Sea-level falls

These are often clearly marked by worldwide sequences of contemporaneous sediments which show all or part of a transition from sea-bed to tidal zone to beach to dry land – and where there is no evidence that the rocks in the relevant areas were raised by geological processes such as orogeny. Sea-level falls could reduce the continental shelf area (the most productive part of the oceans) sufficiently to cause a marine mass extinction, and could disrupt weather patterns enough to cause extinctions on land. But sea-level falls are very probably the result of other events, such as sustained global cooling or the sinking of the mid-ocean ridges.Sea-level falls are associated with most of the mass extinctions, including all of the "Big Five"—End-Ordovician, Late Devonian, End-Permian, End-Triassic, and End-Cretaceous.A study, published in the journal Nature (online June 15, 2008) established a relationship between the speed of mass extinction events and changes in sea level and sediment.JOURNAL
, Peters, S.E.
, June 15, 2008
, Environmental determinants of extinction selectivity in the fossil record
, Nature
, 10.1038/nature07032
, 454
, 626–29
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The study suggests changes in ocean environments related to sea level exert a driving influence on rates of extinction, and generally determine the composition of life in the oceans.Newswise: Ebb and Flow of the Sea Drives World's Big Extinction Events Retrieved on June 15, 2008.

Impact events

The impact of a sufficiently large asteroid or comet could have caused food chains to collapse both on land and at sea by producing dust and particulate aerosols and thus inhibiting photosynthesis.JOURNAL, Impact theory of mass extinctions and the invertebrate fossil record, Walter, Mar 16, 1984, Science, 10.1126/science.223.4641.1135, 17742919, Alvarez, Kauffman, Erle, 4641, 223, 1135–41, Surlyk, Finn, Alvarez, Luis, Asaro, Frank, Michel, Helen, 1692570, 1984Sci...223.1135A, Impacts on sulfur-rich rocks could have emitted sulfur oxides precipitating as poisonous acid rain, contributing further to the collapse of food chains. Such impacts could also have caused megatsunamis and/or global forest fires.Most paleontologists now agree that an asteroid did hit the Earth about 66 Ma ago, but there is an ongoing dispute whether the impact was the sole cause of the Cretaceous–Paleogene extinction event.JOURNAL, Keller G, Abramovich S, Berner Z, Adatte T, Palaeogeography, Palaeoclimatology, Palaeoecology, 271, 1–2, 1 January 2009, 52–68, Biotic effects of the Chicxulub impact, K–T catastrophe and sea level change in Texas, 10.1016/j.palaeo.2008.09.007, 2009PPP...271...52K, JOURNAL, Analyses of shocked quartz at the global K-P boundary indicate an origin from a single, high-angle, oblique impact at Chicxulub, Morgan J, Lana C, Kersley A, Coles B, Belcher C, Montanari S, Diaz-Martinez E, Barbosa A, Neumann V, Earth and Planetary Science Letters, 251, 3–4, 2006, 264–79, 10.1016/j.epsl.2006.09.009, 2006E&PSL.251..264M,weblink 10044/1/1208,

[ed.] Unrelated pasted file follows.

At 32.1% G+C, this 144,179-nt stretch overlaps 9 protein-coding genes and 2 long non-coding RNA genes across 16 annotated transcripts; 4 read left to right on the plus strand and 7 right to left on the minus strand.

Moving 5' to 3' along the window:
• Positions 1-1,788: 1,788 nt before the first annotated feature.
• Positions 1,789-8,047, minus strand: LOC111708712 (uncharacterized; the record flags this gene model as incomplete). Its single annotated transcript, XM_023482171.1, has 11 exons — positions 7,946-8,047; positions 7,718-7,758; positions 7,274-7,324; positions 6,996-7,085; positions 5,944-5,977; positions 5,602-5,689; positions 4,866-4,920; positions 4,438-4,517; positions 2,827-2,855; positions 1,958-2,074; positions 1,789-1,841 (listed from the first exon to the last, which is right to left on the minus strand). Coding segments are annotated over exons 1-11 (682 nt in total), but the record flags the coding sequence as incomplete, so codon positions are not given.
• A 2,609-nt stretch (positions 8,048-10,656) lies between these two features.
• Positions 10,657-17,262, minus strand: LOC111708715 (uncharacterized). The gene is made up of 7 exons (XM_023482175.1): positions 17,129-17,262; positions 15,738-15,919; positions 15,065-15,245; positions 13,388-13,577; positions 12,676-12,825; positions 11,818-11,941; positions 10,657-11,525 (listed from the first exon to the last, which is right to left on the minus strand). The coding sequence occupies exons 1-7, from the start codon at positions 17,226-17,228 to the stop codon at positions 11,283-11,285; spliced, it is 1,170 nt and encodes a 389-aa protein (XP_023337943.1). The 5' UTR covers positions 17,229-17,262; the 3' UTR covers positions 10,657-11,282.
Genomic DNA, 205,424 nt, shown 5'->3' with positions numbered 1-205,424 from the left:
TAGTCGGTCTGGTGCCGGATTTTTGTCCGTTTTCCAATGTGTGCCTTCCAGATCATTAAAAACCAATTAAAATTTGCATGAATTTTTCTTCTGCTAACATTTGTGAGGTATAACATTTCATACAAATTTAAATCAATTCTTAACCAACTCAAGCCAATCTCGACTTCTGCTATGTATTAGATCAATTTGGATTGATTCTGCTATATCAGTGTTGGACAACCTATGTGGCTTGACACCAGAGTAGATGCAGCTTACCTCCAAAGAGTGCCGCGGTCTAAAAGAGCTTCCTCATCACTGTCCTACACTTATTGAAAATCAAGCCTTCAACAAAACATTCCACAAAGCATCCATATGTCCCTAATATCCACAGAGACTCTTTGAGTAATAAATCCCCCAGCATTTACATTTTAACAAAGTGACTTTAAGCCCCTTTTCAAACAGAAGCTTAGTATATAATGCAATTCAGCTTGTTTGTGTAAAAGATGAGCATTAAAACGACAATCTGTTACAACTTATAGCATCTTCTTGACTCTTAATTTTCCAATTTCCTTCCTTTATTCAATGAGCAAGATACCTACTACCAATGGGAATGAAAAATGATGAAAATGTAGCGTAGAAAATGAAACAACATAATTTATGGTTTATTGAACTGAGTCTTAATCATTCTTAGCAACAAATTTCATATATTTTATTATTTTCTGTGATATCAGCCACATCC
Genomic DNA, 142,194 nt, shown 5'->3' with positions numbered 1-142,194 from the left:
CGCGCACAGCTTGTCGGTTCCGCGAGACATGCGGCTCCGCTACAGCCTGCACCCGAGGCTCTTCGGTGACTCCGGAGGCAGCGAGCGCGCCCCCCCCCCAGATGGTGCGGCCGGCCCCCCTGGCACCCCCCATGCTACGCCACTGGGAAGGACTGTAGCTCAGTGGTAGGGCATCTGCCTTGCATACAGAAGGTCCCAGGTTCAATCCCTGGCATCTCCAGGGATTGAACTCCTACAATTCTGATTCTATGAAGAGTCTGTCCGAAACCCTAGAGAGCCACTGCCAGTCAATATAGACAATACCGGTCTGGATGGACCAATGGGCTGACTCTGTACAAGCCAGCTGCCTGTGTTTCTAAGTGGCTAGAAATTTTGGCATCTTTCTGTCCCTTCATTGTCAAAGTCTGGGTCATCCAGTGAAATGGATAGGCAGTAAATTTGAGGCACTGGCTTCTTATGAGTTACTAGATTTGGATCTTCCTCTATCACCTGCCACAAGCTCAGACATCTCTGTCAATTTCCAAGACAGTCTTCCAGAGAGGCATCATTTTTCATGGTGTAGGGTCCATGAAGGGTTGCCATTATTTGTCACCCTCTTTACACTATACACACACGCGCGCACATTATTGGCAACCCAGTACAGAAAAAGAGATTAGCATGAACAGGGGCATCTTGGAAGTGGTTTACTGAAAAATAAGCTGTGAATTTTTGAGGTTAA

Global cooling

Sustained and significant global cooling could kill many polar and temperate species and force others to migrate towards the equator; reduce the area available for tropical species; often make the Earth's climate more arid on average, mainly by locking up more of the planet's water in ice and snow. The glaciation cycles of the current ice age are believed to have had only a very mild impact on biodiversity, so the mere existence of a significant cooling is not sufficient on its own to explain a mass extinction.It has been suggested that global cooling caused or contributed to the End-Ordovician, Permian–Triassic, Late Devonian extinctions, and possibly others. Sustained global cooling is distinguished from the temporary climatic effects of flood basalt events or impacts.